Medrobotics Corp., a medical robotics company, announced that Dr. Vincent Obias, Director of Robotics and Professor of Colorectal Surgery at the George Washington University Hospital, successfully completed the world’s first colorectal surgery with the Flex Robotic System. Dr. Obias removed a suspected cancerous lesion from the rectum of an adult man in a procedure requiring no incision through the skin. The Flex Robotic System is now the world’s first robotic surgical platform providing Scarfree access to hard-to-reach anatomy in otolaryngology and colorectal procedures.
“Until now, robotic-assisted colorectal surgery required multiple incisions through the abdomen because straight, rigid robotic tools were not designed to navigate the twists and turns of the human gastrointestinal system,” said Samuel Straface, Ph.D., President and CEO of Medrobotics. “These procedures can result in complications, pain and scarring. The Flex Robotic System was designed to enable Scarfree robotic-assisted access to cancer and other lesions in the rectum and distal colon, following a path directly through the anus.”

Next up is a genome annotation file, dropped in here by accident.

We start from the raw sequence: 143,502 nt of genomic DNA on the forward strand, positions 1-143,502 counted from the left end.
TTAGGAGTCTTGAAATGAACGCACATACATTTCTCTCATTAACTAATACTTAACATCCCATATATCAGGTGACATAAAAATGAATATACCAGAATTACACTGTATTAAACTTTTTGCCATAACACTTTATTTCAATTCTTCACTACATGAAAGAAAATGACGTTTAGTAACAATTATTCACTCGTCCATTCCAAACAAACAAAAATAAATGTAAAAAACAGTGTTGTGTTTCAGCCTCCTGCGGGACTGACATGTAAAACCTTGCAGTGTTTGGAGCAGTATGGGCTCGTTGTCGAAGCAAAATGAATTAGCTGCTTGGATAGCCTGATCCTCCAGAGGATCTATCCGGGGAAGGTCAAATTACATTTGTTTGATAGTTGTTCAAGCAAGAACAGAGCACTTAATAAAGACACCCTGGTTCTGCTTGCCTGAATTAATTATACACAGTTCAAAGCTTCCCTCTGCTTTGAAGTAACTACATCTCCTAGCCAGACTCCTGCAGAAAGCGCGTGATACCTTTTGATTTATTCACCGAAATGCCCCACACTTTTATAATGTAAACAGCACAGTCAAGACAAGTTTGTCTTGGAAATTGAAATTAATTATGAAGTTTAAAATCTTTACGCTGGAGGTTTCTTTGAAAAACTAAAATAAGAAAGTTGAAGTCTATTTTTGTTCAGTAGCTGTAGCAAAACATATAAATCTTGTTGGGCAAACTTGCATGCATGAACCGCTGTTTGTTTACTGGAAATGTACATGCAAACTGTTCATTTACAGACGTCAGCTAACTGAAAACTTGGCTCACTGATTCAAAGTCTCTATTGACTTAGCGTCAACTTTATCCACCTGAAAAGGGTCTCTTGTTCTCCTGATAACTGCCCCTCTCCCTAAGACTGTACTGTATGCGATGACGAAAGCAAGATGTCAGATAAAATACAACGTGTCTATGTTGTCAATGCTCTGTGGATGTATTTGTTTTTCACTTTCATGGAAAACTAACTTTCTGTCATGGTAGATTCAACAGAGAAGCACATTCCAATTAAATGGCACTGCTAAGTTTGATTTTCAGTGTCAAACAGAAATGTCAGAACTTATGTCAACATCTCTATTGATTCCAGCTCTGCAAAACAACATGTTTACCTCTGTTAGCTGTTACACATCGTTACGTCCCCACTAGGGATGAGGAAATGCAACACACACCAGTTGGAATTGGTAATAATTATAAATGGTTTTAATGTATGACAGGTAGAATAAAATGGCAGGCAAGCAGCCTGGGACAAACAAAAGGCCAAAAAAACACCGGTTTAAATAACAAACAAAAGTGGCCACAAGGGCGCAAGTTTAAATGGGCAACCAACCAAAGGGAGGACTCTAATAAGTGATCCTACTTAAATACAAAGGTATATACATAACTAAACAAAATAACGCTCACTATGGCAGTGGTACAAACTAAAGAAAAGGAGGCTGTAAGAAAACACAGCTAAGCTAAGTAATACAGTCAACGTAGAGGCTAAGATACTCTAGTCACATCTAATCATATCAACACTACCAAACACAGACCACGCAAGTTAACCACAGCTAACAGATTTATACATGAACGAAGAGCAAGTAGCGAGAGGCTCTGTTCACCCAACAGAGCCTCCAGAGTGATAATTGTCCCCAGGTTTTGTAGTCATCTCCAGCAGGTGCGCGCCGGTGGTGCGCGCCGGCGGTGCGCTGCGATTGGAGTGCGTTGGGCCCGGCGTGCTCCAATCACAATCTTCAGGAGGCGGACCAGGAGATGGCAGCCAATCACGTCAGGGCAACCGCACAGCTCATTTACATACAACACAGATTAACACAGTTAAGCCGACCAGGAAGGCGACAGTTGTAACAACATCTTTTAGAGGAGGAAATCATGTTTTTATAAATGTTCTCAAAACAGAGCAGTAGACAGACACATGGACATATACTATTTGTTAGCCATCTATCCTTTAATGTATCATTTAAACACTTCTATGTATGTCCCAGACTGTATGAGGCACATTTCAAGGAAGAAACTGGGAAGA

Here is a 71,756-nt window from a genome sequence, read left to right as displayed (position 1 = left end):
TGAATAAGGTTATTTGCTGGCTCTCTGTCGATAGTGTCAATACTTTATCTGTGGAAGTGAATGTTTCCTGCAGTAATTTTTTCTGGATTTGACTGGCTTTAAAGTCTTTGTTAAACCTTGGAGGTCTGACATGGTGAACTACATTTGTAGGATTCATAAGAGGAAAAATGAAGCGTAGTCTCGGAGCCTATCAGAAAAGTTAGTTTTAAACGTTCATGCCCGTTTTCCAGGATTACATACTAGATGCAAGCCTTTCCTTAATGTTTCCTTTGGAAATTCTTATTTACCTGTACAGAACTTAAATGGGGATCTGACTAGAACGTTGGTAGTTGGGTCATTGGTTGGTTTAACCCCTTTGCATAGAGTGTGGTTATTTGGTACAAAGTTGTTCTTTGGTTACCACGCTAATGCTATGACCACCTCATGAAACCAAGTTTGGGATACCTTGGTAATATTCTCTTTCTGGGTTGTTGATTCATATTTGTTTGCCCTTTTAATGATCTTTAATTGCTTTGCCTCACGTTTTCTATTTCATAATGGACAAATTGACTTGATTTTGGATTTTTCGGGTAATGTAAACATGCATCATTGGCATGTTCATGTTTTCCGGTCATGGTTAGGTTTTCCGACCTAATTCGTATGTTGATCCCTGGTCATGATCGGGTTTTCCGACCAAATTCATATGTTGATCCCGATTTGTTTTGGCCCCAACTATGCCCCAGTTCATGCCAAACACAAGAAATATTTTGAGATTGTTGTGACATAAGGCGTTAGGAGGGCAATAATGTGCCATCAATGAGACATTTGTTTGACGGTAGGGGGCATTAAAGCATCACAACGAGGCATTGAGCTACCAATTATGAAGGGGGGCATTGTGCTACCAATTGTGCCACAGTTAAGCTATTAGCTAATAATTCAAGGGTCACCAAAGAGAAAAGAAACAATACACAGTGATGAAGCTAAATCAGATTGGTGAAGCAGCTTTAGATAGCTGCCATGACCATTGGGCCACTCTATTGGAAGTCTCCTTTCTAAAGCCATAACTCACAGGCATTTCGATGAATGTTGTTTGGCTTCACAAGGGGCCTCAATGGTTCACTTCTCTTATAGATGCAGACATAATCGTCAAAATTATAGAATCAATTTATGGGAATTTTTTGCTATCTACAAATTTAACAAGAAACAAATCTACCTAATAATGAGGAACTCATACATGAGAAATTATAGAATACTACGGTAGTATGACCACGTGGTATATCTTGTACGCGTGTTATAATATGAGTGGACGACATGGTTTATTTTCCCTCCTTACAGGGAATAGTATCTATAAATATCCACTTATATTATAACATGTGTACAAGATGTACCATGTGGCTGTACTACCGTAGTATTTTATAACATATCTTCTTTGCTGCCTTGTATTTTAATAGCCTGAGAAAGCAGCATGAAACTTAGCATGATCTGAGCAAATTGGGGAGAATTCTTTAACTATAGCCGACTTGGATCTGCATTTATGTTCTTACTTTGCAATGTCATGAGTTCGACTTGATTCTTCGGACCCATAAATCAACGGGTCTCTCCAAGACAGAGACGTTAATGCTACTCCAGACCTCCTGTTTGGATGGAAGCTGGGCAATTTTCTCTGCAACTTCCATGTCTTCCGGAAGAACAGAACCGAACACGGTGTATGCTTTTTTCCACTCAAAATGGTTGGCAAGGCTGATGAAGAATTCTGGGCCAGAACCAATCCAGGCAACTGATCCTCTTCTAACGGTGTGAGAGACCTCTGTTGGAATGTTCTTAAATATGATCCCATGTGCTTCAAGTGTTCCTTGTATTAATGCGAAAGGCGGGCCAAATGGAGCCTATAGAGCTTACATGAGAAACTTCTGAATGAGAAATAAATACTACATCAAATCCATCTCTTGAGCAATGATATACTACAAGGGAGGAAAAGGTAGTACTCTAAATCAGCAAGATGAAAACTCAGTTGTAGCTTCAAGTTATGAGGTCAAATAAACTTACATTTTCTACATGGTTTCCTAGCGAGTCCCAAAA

According to Dr. Obias, “The Flex Robotic System is the first robotic platform that allows surgeons to visualize and access lesions in the rectum with a steerable and shapeable robotic scope and flexible instruments. This offers some patients the opportunity to be treated with fewer incisions and may result in reduced complications and faster recoveries.”
The award-winning Flex Robotic System has been widely recognized for advances in surgical robotic technology, including Best-in-Show at the 2016 Medical Design Excellence Awards (MDEA) and a Best New Product at the 2017 Edison Awards. The mobility and short learning curve of the Flex Robotic System offer the promise of scheduling flexibility and efficiency not seen with other surgical systems. Patients who seek care from hospitals with comprehensive robotics programs that include the Flex® Robotic System may enjoy the best chance for the least invasive and most effective treatments of their condition.